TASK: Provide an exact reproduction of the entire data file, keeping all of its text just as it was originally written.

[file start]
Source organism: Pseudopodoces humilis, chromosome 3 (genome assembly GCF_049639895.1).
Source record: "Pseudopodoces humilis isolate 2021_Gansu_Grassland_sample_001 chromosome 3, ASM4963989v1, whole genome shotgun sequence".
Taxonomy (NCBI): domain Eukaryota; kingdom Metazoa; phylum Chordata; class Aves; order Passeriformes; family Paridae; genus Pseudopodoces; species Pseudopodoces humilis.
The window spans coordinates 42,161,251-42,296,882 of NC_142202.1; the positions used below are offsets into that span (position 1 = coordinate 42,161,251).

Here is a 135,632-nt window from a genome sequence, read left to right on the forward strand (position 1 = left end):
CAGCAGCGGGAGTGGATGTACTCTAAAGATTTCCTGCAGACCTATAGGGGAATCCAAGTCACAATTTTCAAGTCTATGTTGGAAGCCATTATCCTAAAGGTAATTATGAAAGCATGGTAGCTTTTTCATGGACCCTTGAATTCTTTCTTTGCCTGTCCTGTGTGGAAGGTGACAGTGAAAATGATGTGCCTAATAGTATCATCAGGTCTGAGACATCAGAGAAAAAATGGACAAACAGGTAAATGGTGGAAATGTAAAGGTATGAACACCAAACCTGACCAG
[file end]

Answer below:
Source organism: Pseudopodoces humilis, chromosome 3 (genome assembly GCF_049639895.1).
Source record: "Pseudopodoces humilis isolate 2021_Gansu_Grassland_sample_001 chromosome 3, ASM4963989v1, whole genome shotgun sequence".
Taxonomy (NCBI): domain Eukaryota; kingdom Metazoa; phylum Chordata; class Aves; order Passeriformes; family Paridae; genus Pseudopodoces; species Pseudopodoces humilis.
The window spans coordinates 42,161,251-42,296,882 of NC_142202.1; the positions used below are offsets into that span (position 1 = coordinate 42,161,251).

Here is a 135,632-nt window from a genome sequence, read left to right on the forward strand (position 1 = left end):
CAGCAGCGGGAGTGGATGTACTCTAAAGATTTCCTGCAGACCTATAGGGGAATCCAAGTCACAATTTTCAAGTCTATGTTGGAAGCCATTATCCTAAAGGTAATTATGAAAGCATGGTAGCTTTTTCATGGACCCTTGAATTCTTTCTTTGCCTGTCCTGTGTGGAAGGTGACAGTGAAAATGATGTGCCTAATAGTATCATCAGGTCTGAGACATCAGAGAAAAAATGGACAAACAGGTAAATGGTGGAAATGTAAAGGTATGAACACCAAACCTGACCAG